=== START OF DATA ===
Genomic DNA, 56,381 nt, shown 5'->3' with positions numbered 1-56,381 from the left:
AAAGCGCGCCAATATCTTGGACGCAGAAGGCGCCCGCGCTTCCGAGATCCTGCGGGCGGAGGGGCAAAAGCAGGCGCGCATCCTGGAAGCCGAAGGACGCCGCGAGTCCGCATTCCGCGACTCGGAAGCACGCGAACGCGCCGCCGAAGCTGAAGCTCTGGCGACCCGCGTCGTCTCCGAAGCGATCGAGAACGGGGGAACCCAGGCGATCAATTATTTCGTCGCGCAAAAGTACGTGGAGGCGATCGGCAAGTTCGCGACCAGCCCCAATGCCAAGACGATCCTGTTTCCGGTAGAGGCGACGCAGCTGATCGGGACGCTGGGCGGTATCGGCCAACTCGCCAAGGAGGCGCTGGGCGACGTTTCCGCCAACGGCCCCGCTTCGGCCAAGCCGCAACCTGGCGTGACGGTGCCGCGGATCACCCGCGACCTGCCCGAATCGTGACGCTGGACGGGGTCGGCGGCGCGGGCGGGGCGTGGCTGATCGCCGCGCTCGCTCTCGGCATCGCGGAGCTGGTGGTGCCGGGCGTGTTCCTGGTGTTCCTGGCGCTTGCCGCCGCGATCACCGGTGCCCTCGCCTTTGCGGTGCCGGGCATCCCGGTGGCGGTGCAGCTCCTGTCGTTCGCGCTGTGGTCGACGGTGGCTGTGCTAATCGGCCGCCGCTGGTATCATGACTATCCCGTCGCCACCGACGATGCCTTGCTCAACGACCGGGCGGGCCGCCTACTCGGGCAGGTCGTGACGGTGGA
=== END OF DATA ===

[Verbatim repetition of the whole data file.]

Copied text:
Genomic DNA, 56,381 nt, shown 5'->3' with positions numbered 1-56,381 from the left:
AAAGCGCGCCAATATCTTGGACGCAGAAGGCGCCCGCGCTTCCGAGATCCTGCGGGCGGAGGGGCAAAAGCAGGCGCGCATCCTGGAAGCCGAAGGACGCCGCGAGTCCGCATTCCGCGACTCGGAAGCACGCGAACGCGCCGCCGAAGCTGAAGCTCTGGCGACCCGCGTCGTCTCCGAAGCGATCGAGAACGGGGGAACCCAGGCGATCAATTATTTCGTCGCGCAAAAGTACGTGGAGGCGATCGGCAAGTTCGCGACCAGCCCCAATGCCAAGACGATCCTGTTTCCGGTAGAGGCGACGCAGCTGATCGGGACGCTGGGCGGTATCGGCCAACTCGCCAAGGAGGCGCTGGGCGACGTTTCCGCCAACGGCCCCGCTTCGGCCAAGCCGCAACCTGGCGTGACGGTGCCGCGGATCACCCGCGACCTGCCCGAATCGTGACGCTGGACGGGGTCGGCGGCGCGGGCGGGGCGTGGCTGATCGCCGCGCTCGCTCTCGGCATCGCGGAGCTGGTGGTGCCGGGCGTGTTCCTGGTGTTCCTGGCGCTTGCCGCCGCGATCACCGGTGCCCTCGCCTTTGCGGTGCCGGGCATCCCGGTGGCGGTGCAGCTCCTGTCGTTCGCGCTGTGGTCGACGGTGGCTGTGCTAATCGGCCGCCGCTGGTATCATGACTATCCCGTCGCCACCGACGATGCCTTGCTCAACGACCGGGCGGGCCGCCTACTCGGGCAGGTCGTGACGGTGGA